Right now, more than fifty thousand people on a Twitch channel are trying to control a trainer in Pokémon Red. Collectively, they've acquired seven gym badges, which means that the end of the game is near. Great! Except not everyone watching is interested in helping making progress in the game.
Sure, there are trolls—most recently, this weekend, a streamer named Destiny tried to get his followers to go Twitch Plays Pokemon and have them release Pigeot, the most powerful critter in Twitch Plays Pokémon's party. But not everyone watching/attacking the stream appears to be human, as ridiculous as that may sound. Some of the folks "tuning in" to Twitch Plays Pokémon are bots, and their purpose, as far as we can tell, is mostly to try to throw things off.
If you have a keen eye, maybe you've noticed something fishy in the blazing-fast Twitch chat on the side of the Twitch Plays Pokémon stream.
"If you watch, you will sometimes see a lot of users with gibberish names pressing the same button at the same time," Sidney Carr, proprietor of the Google doc monitoring overall progress on the stream, told me in an email. Anyone that's familiar with the internet knows that spambots can sometimes don nonsense names—it's pretty easy to pick out a spambot over a real person. Wouldn't you raise an eyebrow at someone with the username "8_1337_689_1337_8", for example? Especially if that user also happens to be one of the top spammers on the channel? "I even remember seeing a user named 'Downbot', who couldn't even bother to hide the fact that he was trying to hijack command," Carr continued. Personally, I've occasionally noticed a bevy of users with nonsense names all spam a direction suddenly. It's rare, but it happens.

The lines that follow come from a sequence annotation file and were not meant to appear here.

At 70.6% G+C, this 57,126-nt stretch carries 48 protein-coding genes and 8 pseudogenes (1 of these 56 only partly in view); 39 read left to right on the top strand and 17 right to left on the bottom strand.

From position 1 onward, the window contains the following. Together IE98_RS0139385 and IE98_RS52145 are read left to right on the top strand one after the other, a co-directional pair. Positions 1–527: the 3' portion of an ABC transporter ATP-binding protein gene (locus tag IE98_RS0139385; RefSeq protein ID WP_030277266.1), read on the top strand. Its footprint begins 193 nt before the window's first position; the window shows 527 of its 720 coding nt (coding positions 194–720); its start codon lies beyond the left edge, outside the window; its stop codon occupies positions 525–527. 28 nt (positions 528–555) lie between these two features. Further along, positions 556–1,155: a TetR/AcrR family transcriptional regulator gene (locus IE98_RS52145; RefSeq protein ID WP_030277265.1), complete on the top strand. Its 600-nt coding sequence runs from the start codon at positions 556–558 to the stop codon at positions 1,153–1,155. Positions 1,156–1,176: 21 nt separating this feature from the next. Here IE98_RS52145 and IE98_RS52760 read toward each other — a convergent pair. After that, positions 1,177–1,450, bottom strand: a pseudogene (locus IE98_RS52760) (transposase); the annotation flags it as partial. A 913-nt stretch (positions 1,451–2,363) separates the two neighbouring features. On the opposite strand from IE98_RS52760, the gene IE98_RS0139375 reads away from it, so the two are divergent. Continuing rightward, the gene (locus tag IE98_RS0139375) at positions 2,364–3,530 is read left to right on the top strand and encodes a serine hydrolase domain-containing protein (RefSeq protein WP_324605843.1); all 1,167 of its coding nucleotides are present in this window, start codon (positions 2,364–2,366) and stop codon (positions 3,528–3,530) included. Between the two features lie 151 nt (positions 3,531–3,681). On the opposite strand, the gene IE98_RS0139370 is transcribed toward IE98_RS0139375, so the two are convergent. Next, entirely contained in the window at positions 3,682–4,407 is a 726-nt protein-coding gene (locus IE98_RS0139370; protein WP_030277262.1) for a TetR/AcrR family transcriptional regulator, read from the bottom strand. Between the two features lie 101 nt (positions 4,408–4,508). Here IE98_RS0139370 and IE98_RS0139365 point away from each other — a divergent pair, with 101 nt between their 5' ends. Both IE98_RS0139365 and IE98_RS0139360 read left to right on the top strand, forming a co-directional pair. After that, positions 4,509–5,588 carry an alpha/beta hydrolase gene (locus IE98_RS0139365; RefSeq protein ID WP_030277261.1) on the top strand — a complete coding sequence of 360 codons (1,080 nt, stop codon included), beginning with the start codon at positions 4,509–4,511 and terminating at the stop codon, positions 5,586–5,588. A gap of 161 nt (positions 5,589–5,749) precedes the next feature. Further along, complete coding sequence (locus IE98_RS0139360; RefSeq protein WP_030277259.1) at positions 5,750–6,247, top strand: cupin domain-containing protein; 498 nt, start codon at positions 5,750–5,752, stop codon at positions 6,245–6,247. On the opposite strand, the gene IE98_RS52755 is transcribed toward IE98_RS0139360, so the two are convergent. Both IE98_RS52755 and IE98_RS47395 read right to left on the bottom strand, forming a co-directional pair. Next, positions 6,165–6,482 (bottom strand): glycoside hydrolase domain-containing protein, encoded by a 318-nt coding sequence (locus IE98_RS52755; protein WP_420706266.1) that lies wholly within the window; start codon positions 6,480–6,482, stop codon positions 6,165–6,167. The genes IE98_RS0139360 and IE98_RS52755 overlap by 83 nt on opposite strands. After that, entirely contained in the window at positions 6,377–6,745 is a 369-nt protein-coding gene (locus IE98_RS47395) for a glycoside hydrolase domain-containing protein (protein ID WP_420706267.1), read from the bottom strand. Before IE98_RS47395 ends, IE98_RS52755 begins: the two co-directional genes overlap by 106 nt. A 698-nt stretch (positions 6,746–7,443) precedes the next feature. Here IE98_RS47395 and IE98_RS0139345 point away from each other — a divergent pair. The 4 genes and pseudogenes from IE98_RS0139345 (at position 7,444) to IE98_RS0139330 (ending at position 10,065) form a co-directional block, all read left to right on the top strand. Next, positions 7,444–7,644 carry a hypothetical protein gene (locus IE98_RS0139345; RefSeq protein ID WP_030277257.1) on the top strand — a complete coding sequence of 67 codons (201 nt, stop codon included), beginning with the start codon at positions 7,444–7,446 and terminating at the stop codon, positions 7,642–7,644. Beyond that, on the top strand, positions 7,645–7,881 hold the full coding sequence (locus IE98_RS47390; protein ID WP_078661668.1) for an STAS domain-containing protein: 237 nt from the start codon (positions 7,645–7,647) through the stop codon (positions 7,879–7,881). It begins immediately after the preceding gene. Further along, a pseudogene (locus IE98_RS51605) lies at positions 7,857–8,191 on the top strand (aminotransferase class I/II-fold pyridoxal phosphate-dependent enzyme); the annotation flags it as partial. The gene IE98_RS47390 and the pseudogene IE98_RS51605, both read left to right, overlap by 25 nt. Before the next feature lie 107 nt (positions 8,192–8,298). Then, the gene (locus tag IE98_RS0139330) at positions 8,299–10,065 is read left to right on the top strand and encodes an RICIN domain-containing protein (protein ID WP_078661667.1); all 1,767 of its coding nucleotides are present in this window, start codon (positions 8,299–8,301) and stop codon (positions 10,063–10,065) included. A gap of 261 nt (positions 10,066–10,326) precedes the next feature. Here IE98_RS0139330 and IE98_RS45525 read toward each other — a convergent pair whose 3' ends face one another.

Here's what we can concretely tell you about the bots. People have, at the very least, made scripts which allow you continually spam a command without having to be at the computer...
Tools like this one allow you to enter specific text to spam into the chat, as well as dictate how often you want to spam something. In a situation where pressing "down" even just once—like in the famous "ledge incident"—can throw off progress, something like this could potentially be devastating in the wrong hands. On the other hand, spamming "B" was an accepted and even encouraged action during the "Start9 riots", which was when unhappy Twitch users tried their best to get the stream stuck on the start menu. Spamming "B" in that case would take players out of the start menu—which is good!
Regardless of how these spam scripts are being used, it's clear that people are using them.
"When we were stuck in Pallet Town, many people noticed there was an unusual amount of 'down' presses keeping us from leaving Pallet and Route 1," Sanky, the proprietor of the website that monitors all the commands sent on Twitch Plays Pokemon, told me over email. Logging all the button presses in the Twitch Plays Pokémon is useful—Sanky can tell when something is being spammed. Sometimes, the way in which things are spammed can be telling.
"[A user named] Xkeeper discovered that there were numerous people spamming ' down' (notice the space). As opposed to 'down,' a normal person wouldn't usually type it, but suddenly there were hundreds of people who did.
The channel owner of TPP contacted Twitch this morning in regards to odd gameplay behavior based on chat. We quickly investigated and identified a number of bot accounts scripted to influence the game. Because bots are not permitted per our terms of service, our team expeditiously banned the bot accounts en masse.
(Top Image: purplemew)